BÏSTDÅGG ACQUISITIONS




Show a dog a finger and he wants the whole hand
-Yiddish Proverb








Welcome to all Rosicurians and other Theurgists of good will. It is another exciting week here at the Hyperion Institute. We'll laugh, we'll cry; we'll eat our own weight in mango slices.

Today is International Mock a Vegan Day. Would you be interested, Biff Spiffy has constructed a Dr. Seuss-like poem that you may use in your mockery.

As no doubt you have circled on your calendar and know already, Sunday is Hyperion Day! I know what you're thinking: "What do you get for the man who has very little and can afford even less, but has brought so much freakin' joy into my life each and every day with all his columns and movie reviews and rankings and stories and if I really think about it, if I had to pay for that much quality in magazines it would most likely cost hundreds of dollars and it still wouldn't be as good."

I know what you mean.

Luckily, I have a couple of suggestions for you. And even if for some strange reason you hate me and want me to be miserable on my most holiest of days, you should still click on the link because I have exquisite taste, the kind cannibals only dream of!

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[We're back for some more Fagin Dupree. I hope you're enjoying this. I liked this chapter. Hyperion was definitely starting to get more confident here. I might have made too much of my USUAL SUSPECTS in-joke, but frankly, do you want to live in a world where people are aloud to enjoy stories when they won't watch that movie? I think the living would envy the dead! One other thing I noticed is that I can't seem to get Pittsnogle dialogue down very well. Definitely on the to-do list. I very much like the idea of becoming an ethical drug dealer. Hmmm…..Maybe I'll figure out a way to buy my own gifts.]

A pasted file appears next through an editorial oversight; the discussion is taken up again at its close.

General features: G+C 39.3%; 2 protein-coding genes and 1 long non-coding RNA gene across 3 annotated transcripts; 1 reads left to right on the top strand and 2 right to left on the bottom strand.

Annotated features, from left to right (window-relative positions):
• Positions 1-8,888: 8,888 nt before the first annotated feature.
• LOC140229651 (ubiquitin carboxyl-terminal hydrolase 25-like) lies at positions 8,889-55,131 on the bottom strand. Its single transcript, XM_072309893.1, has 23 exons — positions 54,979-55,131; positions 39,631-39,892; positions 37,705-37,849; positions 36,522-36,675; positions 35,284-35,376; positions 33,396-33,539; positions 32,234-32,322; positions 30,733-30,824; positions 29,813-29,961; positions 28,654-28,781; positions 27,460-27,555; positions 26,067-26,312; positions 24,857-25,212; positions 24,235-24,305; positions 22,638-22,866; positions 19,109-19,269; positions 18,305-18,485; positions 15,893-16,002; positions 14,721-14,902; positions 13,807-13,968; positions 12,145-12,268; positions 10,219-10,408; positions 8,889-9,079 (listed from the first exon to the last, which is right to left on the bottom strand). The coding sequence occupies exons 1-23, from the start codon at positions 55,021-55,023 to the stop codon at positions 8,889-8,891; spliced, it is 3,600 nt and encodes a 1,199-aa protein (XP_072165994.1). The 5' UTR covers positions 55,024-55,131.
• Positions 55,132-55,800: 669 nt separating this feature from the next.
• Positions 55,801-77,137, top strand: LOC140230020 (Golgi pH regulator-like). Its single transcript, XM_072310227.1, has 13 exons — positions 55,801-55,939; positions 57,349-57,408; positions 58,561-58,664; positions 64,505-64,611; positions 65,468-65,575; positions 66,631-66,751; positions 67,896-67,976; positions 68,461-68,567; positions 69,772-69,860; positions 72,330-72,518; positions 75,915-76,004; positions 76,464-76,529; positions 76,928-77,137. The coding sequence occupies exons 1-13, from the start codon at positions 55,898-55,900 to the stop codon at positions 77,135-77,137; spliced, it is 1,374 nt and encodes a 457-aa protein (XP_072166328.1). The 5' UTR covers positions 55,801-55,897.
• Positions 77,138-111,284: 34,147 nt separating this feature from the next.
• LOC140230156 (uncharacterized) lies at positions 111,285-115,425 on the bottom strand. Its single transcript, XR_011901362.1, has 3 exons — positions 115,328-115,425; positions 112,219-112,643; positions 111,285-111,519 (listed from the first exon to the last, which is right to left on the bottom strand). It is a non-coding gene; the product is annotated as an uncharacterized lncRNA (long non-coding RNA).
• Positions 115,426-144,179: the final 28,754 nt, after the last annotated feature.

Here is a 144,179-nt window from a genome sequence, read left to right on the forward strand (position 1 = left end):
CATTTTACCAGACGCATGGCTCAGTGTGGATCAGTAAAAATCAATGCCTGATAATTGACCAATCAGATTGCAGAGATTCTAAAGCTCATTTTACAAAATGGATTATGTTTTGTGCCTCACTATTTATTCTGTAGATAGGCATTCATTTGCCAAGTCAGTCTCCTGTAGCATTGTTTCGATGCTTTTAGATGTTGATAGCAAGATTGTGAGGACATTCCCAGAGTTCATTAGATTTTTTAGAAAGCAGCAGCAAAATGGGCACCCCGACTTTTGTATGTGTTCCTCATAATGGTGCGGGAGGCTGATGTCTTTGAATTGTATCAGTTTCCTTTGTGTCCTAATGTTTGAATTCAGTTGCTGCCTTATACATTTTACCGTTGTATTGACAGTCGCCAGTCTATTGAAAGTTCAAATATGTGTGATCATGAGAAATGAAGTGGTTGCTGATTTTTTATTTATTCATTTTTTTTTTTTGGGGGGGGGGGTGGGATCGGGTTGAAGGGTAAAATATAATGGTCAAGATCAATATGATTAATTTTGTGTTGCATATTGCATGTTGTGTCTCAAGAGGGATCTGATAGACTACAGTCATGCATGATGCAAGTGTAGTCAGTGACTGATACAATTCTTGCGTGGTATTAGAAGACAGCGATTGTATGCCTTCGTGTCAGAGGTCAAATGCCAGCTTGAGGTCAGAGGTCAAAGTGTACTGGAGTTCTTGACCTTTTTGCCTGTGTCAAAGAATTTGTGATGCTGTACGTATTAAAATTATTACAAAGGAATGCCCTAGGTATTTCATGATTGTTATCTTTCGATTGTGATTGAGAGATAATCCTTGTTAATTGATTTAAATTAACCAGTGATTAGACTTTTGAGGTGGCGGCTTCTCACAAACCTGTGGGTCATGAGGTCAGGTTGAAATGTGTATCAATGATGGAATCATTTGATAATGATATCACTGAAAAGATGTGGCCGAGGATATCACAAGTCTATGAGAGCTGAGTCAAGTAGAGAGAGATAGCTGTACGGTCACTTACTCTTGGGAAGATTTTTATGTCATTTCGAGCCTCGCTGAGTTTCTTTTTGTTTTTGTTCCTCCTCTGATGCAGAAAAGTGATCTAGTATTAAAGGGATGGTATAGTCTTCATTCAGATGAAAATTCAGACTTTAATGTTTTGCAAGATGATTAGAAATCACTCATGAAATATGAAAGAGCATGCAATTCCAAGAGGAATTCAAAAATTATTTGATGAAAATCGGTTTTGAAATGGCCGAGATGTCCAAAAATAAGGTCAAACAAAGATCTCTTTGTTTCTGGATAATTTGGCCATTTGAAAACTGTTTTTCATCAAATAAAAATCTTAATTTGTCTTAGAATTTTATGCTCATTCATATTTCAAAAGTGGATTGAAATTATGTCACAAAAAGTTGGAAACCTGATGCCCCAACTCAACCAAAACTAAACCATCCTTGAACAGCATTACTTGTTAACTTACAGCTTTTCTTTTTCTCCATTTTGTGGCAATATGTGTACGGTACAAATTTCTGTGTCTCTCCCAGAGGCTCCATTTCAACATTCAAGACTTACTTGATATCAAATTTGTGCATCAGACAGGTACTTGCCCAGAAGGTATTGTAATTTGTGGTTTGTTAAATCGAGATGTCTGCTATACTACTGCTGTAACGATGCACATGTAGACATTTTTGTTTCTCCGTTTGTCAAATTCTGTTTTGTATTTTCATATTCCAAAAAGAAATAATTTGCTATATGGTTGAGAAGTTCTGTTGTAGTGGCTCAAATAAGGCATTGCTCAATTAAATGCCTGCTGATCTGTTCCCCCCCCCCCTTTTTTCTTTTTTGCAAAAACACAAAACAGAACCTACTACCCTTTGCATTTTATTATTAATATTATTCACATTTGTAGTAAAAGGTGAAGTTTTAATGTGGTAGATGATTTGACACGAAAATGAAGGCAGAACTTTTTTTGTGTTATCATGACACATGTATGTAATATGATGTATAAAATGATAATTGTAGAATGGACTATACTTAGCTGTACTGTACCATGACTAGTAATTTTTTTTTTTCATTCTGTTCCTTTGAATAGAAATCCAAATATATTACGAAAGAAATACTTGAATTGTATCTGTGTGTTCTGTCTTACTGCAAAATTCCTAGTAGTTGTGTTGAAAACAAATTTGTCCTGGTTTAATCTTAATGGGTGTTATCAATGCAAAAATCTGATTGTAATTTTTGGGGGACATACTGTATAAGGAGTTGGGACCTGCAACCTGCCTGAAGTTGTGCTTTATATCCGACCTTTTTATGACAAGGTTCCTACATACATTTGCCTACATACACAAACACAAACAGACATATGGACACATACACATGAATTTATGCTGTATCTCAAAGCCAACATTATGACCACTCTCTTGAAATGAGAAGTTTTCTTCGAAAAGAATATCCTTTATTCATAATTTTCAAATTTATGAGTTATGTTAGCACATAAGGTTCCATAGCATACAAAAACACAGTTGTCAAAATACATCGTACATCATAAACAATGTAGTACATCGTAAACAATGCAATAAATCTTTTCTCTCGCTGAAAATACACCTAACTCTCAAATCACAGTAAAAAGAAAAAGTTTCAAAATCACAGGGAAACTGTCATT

THE GREAT AND TERRIBLE ADVENTURES OF FAGIN DUPREE


Read Chapter 3



Chapter Four - Holly Gibb: Loan Officer

The interior of Empire Trust was spacious and elegant, with high vaulted ceilings; marble and granite everywhere. Six months ago Fagin Dupree would have been very critical of such opulence, but now he sat there, drinking it all in. People did not want to keep their money in some rattrap with dingy carpets and an aura of neglect. This much obvious expense inspired confidence: it screamed wealth, and people were rushing to be a part of it.

Fagin sat in front of a modern-looking oak desk, waiting for Holly Gibb: Loan Officer (according to her name placard). The plan was to get a loan, so Fagin could afford the house he found, the house he wanted; the house that, unfortunately, cost more than Fagin currently had, even counting his extra-curricular activities. These plans meant a loan, a loan that Fagin had no way to repay. But one thing at a time.

Fagin considered what approach to use. "Holly" did not sound like an older name, so with any luck this girl would be young, maybe even late-20s, although Fagin was not too sure a girl that age would be given such a responsibility. That might be something to play on.